IN AN ESSAY on Virginia Woolf’s critical writings, James Wood discusses how Woolf dealt with the competition that she faced from the subject matter at hand: other people’s books. This competition, combined with Woolf’s talent as a writer, gave the language of her criticism a metaphorical—or literary rather than explanatory—quality, not different from that which imbues her own fiction. “A flurry of trapped loyalties,” as Wood calls it, drives this tone of intimacy, where the usually distant language of criticism is perforated with the linguistic finesse and play of the primary material, both competing with it and “speaking to fiction in its own accent.”
Indian commentaries on the classical epics, Mahabharata and Ramayana, tend to use a comparable critical language, one that combines close assessment of the epic with a creative recasting. The long tradition of commentaries by Sanskrit authors on the whole or part of the epics began in the eleventh century. These commentaries were tailored to the interests of the commentator, or the school of thought to which she belonged. Devabodha’s Jnanadipika, an eleventh-century commentary on the Mahabharata, is one of the earliest examples of writings on the epic, along with Abhinavagupta’s early-eleventh-century Gitartha Samgraha, a commentary on the Bhagavad Gita that reads this episode of the Mahabharata as prevailing over the dichotomy of the self and the other.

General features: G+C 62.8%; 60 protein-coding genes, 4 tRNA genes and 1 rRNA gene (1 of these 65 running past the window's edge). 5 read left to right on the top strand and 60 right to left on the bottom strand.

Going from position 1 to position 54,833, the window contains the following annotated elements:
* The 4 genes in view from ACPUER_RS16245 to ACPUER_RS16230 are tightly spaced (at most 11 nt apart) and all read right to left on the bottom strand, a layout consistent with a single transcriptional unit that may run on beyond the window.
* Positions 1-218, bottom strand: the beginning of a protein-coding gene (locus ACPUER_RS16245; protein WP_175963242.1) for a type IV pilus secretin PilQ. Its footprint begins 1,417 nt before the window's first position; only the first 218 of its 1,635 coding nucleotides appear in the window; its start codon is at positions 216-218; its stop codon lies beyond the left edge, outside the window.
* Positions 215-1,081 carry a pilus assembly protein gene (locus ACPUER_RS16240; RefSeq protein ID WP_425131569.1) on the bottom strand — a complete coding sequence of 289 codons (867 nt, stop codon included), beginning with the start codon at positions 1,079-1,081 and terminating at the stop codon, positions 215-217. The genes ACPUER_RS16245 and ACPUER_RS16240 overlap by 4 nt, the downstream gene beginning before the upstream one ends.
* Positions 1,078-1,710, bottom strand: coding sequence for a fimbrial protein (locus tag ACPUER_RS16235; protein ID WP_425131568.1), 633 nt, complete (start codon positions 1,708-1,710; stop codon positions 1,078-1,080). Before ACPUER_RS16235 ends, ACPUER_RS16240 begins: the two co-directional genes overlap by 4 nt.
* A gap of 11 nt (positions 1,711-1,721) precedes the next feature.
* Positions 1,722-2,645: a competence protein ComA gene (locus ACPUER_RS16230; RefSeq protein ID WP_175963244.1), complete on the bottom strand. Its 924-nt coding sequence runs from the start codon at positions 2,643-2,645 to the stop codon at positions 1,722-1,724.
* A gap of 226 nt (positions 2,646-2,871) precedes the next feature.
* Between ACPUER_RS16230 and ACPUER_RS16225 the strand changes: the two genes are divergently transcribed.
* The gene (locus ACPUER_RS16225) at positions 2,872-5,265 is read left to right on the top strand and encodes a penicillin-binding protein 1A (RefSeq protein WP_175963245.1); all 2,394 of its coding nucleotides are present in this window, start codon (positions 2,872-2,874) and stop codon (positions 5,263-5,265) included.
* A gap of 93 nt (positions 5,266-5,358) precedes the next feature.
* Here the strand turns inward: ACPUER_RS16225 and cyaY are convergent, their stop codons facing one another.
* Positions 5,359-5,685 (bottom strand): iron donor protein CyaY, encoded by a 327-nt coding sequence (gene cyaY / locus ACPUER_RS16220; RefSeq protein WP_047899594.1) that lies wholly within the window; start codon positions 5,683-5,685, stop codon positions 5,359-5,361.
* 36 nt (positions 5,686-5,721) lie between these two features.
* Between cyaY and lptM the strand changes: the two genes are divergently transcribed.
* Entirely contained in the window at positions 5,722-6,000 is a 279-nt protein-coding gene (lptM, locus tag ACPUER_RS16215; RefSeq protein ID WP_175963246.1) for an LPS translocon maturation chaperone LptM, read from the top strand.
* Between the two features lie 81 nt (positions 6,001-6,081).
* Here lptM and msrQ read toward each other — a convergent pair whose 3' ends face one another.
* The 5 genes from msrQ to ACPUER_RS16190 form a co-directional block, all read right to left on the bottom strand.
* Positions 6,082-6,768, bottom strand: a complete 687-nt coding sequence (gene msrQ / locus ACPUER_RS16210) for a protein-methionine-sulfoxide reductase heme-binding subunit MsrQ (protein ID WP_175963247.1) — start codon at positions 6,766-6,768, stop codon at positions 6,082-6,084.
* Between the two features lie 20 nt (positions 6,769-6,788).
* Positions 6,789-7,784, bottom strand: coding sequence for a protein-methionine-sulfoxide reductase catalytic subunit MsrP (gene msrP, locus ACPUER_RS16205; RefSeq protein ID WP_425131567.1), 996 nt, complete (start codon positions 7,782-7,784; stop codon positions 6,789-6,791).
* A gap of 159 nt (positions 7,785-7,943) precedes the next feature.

Before Devabodha’s commentary, the epics were often treated as textbooks of ethical principles, as dharmashastras. For scholars such as the eighth-century Kumarila Bhatta, they were indistinguishable from texts of systematic philosophy. On the other hand, aesthetes such as Anandavardhana and Kuntaka, who wrote in the ninth and tenth century respectively, saw in the Mahabharata the success of literary archetypes. Over time, just reading the epics was not enough, and commentaries became the medium through which to approach, or appropriate, them. These commentaries were also the basis of various philosophical positions, with commentators from Karnataka, such as Vadiraja Tirtha, using them to endorse devotional movements such as Vaishnavism. Some Sanskrit scholars and commentators, such as Debi Misra and Chaturbhuja Misra, were called to Akbar’s court from Bengal to assist with the Persian adaptation of the Mahabharata, titled Razmnama.